Fish Bones – Neither Fishy nor Boney

2013-03-09 19.48.26

Trying something different for our second restaurant week excursion, my wife and I decided to venture about 45 minutes away from home to Lewiston. We wanted to try a new restaurant while also having the opportunity to visit and dine with my parents. We decided to try Fish Bones, an establishment that’s been around a few years but was new to both of us. Fish Bones has a reputation of being one of the better, higher-end restaurants in Lewiston, but since Lewiston doesn’t have the food scene that Portland does, I was curious how we would fare.

We arrived early with the thought of getting a pre-dinner drink, but when we got there, we decided against it. We had a half hour to wait before our 7:15 reservations, but the lounge area had plenty of seating available even though they were very busy. We waited while engaging in good conversation, reading some local culture magazines they had available, and watching food that came out to see what was in store for us.

The restaurant was very nice inside. The brick walls which used to house a mill gave the place a great look and contrasted really well with the wooden bar and rustic theme. You might call it rustic industrial. The lounge housed the bar, a few comfortable couches and chairs, and a table or two. There was a dining room on either side of the lounge. One seemed a bit more private as though it might be used as a function room. What appeared to be the main dining room had the kitchen located in the rear.

While we were waiting for seating, the hostess followed up with us a few times – once prior to our reservation time, at 7:15, and at least once after that. Our table was finally ready at 7:30, 15 minutes after our scheduled reservation, but it’s reasonable to give a 15 minute leeway as that’s how long most restaurants will hold your table if you’re late. We were seated in the main dining area and provided standard menus along with the one for restaurant week.

Shortly after being seated, the waitress showed up with water and took our drink orders. I passed on the drink since I was driving, but everyone else ordered wine. Our drinks arrived quickly and we were then given a basket of bread and butter. There were various types of bread and they were all delicious. A short time later we placed our orders. Their regular menu was full of seafood and land-walkers, but we all had the fixed price restaurant week meals which meant we each got to order an appetizer, entree, and dessert.

Three of us ordered the Lobster Rangoons for our appetizers.  My dad chose the Mussels Margaritas, but unfortunately, the waitress returned to tell us they had just run out. He said it was no problem and followed our lead with the rangoons. The food came out in what seemed like no time at all. The plate had a salad of Asian vegetables in sweet Thai chili sauce flanked by two rangoons.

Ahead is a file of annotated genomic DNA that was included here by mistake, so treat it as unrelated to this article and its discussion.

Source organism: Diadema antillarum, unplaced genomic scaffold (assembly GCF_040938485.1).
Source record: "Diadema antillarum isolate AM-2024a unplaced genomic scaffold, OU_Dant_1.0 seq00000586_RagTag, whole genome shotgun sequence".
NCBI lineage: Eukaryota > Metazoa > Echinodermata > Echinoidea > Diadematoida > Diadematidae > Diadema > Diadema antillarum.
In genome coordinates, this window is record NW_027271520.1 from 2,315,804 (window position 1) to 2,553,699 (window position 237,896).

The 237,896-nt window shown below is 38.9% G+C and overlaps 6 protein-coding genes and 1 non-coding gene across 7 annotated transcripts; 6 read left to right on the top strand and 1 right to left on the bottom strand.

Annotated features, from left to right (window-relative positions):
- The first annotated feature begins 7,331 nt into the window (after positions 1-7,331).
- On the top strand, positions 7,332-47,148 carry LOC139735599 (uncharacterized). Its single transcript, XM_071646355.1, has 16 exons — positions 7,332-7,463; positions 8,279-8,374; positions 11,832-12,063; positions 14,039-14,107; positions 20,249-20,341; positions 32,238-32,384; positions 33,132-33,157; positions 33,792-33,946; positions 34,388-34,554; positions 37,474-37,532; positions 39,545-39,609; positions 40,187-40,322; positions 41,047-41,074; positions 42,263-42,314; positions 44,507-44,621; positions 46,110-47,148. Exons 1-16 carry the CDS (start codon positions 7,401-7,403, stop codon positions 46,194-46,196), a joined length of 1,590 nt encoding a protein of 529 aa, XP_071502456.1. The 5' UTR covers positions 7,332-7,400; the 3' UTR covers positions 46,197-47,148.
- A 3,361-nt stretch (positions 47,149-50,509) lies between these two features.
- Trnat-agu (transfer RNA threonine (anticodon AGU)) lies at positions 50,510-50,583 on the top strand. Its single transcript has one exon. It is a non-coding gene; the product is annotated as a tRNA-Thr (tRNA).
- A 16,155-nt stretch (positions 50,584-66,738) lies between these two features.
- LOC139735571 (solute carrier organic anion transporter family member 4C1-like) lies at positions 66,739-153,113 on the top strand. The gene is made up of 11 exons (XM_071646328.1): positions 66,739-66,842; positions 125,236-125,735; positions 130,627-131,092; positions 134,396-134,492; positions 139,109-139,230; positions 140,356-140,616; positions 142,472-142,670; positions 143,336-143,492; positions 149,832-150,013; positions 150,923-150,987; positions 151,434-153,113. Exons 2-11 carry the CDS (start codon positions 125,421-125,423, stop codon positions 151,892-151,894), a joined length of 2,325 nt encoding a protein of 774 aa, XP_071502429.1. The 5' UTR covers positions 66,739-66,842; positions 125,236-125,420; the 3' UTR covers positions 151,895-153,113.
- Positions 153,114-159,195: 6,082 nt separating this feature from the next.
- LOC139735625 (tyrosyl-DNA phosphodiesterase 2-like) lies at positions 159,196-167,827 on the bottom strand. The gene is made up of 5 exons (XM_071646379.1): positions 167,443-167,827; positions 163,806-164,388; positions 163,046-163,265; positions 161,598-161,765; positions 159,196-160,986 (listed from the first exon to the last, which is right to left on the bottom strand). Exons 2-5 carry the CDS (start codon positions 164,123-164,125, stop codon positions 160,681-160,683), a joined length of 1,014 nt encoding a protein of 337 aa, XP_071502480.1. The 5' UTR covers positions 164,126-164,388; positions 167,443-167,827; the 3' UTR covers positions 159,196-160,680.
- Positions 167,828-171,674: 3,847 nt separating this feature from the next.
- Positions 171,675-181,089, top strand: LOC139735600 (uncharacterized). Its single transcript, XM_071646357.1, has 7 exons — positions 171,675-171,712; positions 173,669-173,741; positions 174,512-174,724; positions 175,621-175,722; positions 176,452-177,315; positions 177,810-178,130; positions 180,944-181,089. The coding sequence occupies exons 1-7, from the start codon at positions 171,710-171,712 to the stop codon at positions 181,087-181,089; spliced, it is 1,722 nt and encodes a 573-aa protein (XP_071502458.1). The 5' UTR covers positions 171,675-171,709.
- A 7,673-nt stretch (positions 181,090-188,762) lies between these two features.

When everyone dug in, the decision was unanimous. The food was awesome. My mom’s fear of Thai chili sauce and my dad’s apprehension from a not-so-great experience there a few years ago after they first opened were both set aside. The Asian-themed app was thoroughly enjoyed by all and truly left us wanting more.

For entrees, we had a full sampling of the restaurant week menu as we tried all three between the four of us.  Dad and my wife had the Panko Crusted Haddock and Native Fingerlings; mom chose the Filet of Sirloin and Maine Shrimp Risotto, while I tried the Baxter Crusted Pork Medallions. The meals came out in quick time and again, everyone was very pleased. My pork was coated in spent grains from the local brewery – Baxter Brewing. It was a cool idea, but it could have used more seasoning. However, it came with a creamy herb and wild mushroom spaetzle that was very flavorful so I mixed pieces of pork into it and they went together as perfectly as a married Tiger Woods and random women at nightclubs.  Both the portions of fish and beef were sizable, with a significant amount of shrimp on the plate with the filet.

The last course was a choice between Maine Apple Cobbler or a Stowaway Brownie Sundae. We all chose the sundae, but by the time we got to dessert, they were out, so we ended up with the cobbler. Our waitress let us know there would be a bit of a delay for this part of the meal because a bunch of them were ordered at once. Since we were pretty full, a few minutes extra wait was actually a good thing. It was also not a big deal because, except for the seating, they were on point the entire night.

Our cobbler came out eventually and was served with house-made bacon brittle maple ice cream. I’m usually not a big fan of maple, but I must say this one was well done. Everyone agreed. The cobbler was yummy and the brittle in the ice cream was a nice crunchy touch.

After we were done, everyone was stuffed. I’m not sure anyone completely finished their dessert and some took food home. Everyone had a great time and a great meal. Four $32 meals and 3 glasses of wine came to $160 plus tip.  A little bit of a wait and running out of a couple items were minor speed bumps in an otherwise great night of food. The service was excellent and our waitress was on top of everything. It turns out that Lewiston does have a place for foodies. If you’re ever there, you should definitely check out Fish Bones. It’s worth it.

Stay Hungry

Feel free to email me at peterpeterportlandeater@yahoo.com with any thoughts, suggestions, criticisms, or otherwise helpful info or feel free to post your thoughts below.

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One thought on “Fish Bones – Neither Fishy nor Boney

  1. Nancy Theriault

    We ate there with friends a few years ago and while I can’t remember what we had I do have a very positive memory of the experience. Have you eaten at Fuel on Lisbon St? We’ve been there two or three times and highly recommend it.

    Reply

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